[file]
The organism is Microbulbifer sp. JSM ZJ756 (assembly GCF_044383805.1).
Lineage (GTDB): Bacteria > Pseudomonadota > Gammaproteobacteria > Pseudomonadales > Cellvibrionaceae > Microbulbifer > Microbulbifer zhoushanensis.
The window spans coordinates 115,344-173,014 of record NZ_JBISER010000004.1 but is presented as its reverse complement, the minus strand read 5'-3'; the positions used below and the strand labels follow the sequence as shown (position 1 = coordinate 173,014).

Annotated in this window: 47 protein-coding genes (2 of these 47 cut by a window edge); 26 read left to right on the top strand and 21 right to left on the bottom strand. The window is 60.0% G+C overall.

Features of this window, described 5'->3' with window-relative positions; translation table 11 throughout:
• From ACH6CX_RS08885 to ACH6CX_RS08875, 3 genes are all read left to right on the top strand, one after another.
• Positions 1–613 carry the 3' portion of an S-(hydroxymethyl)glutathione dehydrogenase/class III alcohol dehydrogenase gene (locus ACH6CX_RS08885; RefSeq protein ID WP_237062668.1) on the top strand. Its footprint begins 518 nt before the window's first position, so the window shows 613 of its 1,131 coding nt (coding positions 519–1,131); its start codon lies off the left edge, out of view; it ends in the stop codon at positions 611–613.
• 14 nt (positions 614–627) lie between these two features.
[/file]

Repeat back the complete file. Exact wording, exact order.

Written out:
The organism is Microbulbifer sp. JSM ZJ756 (assembly GCF_044383805.1).
Lineage (GTDB): Bacteria > Pseudomonadota > Gammaproteobacteria > Pseudomonadales > Cellvibrionaceae > Microbulbifer > Microbulbifer zhoushanensis.
The window spans coordinates 115,344-173,014 of record NZ_JBISER010000004.1 but is presented as its reverse complement, the minus strand read 5'-3'; the positions used below and the strand labels follow the sequence as shown (position 1 = coordinate 173,014).

Annotated in this window: 47 protein-coding genes (2 of these 47 cut by a window edge); 26 read left to right on the top strand and 21 right to left on the bottom strand. The window is 60.0% G+C overall.

Features of this window, described 5'->3' with window-relative positions; translation table 11 throughout:
• From ACH6CX_RS08885 to ACH6CX_RS08875, 3 genes are all read left to right on the top strand, one after another.
• Positions 1–613 carry the 3' portion of an S-(hydroxymethyl)glutathione dehydrogenase/class III alcohol dehydrogenase gene (locus ACH6CX_RS08885; RefSeq protein ID WP_237062668.1) on the top strand. Its footprint begins 518 nt before the window's first position, so the window shows 613 of its 1,131 coding nt (coding positions 519–1,131); its start codon lies off the left edge, out of view; it ends in the stop codon at positions 611–613.
• 14 nt (positions 614–627) lie between these two features.